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College Applications: Guidance Department Input Sheets

“You don’t have to be famous. You just have to make your mother and father proud of you.” – Meryl Streep.

COMPUTERINDIANMOMMany high school guidance departments in my local area of Northern New Jersey distribute input sheets to their students spring of junior year, requesting participation by students and sometimes their parents. They go by many names with slightly different kinds of input. “Brag Sheets” are records of activities or accomplishments, sort of like a resume. “Student and Parent Autobiographical Questionnaires,”  ask for separate prose answers from the perspective of the student and the parent. “Teacher Recommender Input Sheets” are memory-joggers for teachers who will be asked to write college recommendations. To make these forms work hardest for your student, I will offer my perspective on their purpose.

guidancemanwithgirlGenerally, these input tools are intended to: (1) the student prepare for the college process by gathering information and practicing writing about oneself and (2) provide “ammunition” for the guidance counselor or teacher to use in recommendations to make that laborious process a little easier for them. It is especially helpful in large regional high schools, where the student/counselor ratio is unfavorable and it is difficult for a counselor to get to know all of one’s assigned students. These input sheets need to be addressed in a timely, thorough, and serious way, with the help of parents.

resumeBrag sheets that record activities and accomplishments can make the eventual process of developing a resume or filling out the Common App activity section easier. Parents can be helpful in this process, because sometimes they remember awards or activities that may slip the student’s mind. If you have been keeping a file of your son or daughter’s accolades throughout high school, it will be make this process even easier.

motherhappydaughtercomputerQuestionnaires focus on topics that the student may encounter again in college essays, as well as topics guidance counselors will be writing about in their recommendations for the student. These staff members are busy and may not know your student that well. You are not trying to put words in a counselor’s mouth, but articulate, insightful, and well-worded input can make that counselor’s job easier and contribute to a more powerful recommendation.

Whether it is the student or parent questionnaire, remember to use vivid examples, which offer flesh-and-blood evidence for the answer to the question. Rather than a parent writing, “My wonderful child is so brilliantly creative,” it is more cogent to write, “My child has demonstrated creativity through…[model-building, inventing computer apps, winning fiction contests, composing original music].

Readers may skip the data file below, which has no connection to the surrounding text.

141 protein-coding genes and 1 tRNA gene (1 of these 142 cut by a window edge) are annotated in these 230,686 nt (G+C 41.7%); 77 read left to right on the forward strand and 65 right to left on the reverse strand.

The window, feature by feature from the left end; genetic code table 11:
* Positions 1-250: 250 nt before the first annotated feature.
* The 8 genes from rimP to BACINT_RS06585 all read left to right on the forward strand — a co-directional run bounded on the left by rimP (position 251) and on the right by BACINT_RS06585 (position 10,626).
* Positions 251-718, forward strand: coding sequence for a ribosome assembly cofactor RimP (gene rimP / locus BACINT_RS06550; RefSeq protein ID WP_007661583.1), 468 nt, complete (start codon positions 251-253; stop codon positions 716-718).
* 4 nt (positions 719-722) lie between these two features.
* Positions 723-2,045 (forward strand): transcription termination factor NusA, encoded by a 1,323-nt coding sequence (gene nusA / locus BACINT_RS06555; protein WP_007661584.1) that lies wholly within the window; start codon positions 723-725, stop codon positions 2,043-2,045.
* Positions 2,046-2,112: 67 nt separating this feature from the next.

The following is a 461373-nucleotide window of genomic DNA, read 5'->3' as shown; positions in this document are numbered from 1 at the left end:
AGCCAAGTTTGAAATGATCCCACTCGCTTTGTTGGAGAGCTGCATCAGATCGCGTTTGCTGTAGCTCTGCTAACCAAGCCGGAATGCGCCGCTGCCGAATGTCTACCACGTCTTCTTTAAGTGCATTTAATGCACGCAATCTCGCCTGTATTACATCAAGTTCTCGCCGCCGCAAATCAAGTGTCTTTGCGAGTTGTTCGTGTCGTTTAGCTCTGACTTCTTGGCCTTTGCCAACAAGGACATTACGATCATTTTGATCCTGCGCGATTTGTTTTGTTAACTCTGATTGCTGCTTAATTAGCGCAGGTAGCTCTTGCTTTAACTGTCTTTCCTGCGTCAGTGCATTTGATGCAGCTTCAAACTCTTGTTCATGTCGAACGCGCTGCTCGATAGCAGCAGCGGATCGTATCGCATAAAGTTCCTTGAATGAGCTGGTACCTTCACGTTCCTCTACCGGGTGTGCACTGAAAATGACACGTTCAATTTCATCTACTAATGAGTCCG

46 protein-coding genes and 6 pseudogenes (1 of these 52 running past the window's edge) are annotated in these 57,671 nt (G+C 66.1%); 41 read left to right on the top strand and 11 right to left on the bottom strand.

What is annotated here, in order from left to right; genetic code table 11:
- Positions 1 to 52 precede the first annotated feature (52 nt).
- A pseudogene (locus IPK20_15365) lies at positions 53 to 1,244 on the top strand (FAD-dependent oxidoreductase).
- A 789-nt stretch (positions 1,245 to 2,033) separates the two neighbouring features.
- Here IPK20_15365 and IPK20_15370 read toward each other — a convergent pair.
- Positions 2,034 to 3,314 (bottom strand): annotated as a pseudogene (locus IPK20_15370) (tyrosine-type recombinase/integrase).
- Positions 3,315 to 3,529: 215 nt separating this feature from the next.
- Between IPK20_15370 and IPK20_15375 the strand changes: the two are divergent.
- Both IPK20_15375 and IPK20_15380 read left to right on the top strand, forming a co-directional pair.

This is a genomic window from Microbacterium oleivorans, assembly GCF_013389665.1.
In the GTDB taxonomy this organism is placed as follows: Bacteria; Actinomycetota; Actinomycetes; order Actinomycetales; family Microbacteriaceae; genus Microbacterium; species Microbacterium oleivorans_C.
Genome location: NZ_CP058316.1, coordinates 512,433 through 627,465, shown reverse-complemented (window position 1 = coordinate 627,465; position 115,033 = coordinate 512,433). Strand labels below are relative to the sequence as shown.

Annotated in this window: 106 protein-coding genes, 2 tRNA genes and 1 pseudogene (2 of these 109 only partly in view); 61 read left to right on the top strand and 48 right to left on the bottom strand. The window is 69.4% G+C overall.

momboylaptopStudent and parent questionnaires typically ask about outstanding achievements, strengths and weaknesses, school subjects liked/disliked, adjectives to describe the student, favorite activities, community service, family background, what the student is looking for in a college, field of study and career interests, as well as any extenuating circumstances, obstacles, or significant health or learning challenges encountered during the high school years.

dadhugsonWhen guiding clients through these questionnaires, I emphasize “honesty with a positive tonality.” For example, if discussing a student’s on-going health or learning challenge, especially if the teen has an IEP (Individualized Educational Program), talk about how that student is learning to be resourceful and self-advocating in coping with this challenge. Some parents do not choose to communicate about challenges, believing it will work against their son or daughter in the college application process. I believe it can actually help, particularly when it explains why there may have been a drop in grades during a certain time period tied to that circumstance. Young people can show tremendous character growth in face of adverse situations, and I believe they should be given recognition through these questionnaires.

Clever mindTeacher input sheets cover specific information about the class that the student took with that instructor. Of course, teachers write recommendations based on their own recollections of the student’s contributions to the class. Although recommeders are usually 11th grade teachers, their memories are not perfect. Hence, example-based, vivid responses to this questionnaire can “jog” the memory and help the teacher make the student “come alive” for admissions readers. Your student may be able to attach a graded assignment that he or she has kept, if it offers a memorable example.

Typical teacher input questions would be: What was your favorite topic in our class and why? What was your favorite assignment and why? Describe a creative project you did in our class. Describe a significant interaction in our class. How do you feel you contributed to our class?


Finally, I recommend that students and parents return these input sheets well before the deadlines. Guidance counselors often do not have many contacts with your student, unless there is a scheduling problem or issue with a teacher. This is an opportunity to shine with one’s guidance counselor who will, after all, be writing the student’s recommendation and be the first-line-of-contact with admissions counselors on the student’s behalf. You do not want your son or daughter to be the one that the guidance counselor has to “chase down” long after these input deadlines have passed.